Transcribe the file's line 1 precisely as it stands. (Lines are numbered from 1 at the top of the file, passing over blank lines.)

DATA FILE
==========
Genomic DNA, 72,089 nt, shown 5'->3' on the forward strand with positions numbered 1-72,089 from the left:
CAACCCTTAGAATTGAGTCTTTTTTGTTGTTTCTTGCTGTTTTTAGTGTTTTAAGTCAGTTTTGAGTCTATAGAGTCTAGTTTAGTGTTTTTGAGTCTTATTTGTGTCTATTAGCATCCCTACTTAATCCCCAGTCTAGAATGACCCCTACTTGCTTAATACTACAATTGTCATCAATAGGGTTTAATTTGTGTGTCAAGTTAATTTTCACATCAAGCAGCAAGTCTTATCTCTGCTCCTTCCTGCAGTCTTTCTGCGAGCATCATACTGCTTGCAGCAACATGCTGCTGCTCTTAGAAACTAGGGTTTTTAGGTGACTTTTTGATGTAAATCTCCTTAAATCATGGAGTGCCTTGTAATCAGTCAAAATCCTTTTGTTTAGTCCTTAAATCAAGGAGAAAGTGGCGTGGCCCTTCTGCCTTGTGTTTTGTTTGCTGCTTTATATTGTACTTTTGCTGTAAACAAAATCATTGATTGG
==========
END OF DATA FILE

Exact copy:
Genomic DNA, 72,089 nt, shown 5'->3' on the forward strand with positions numbered 1-72,089 from the left: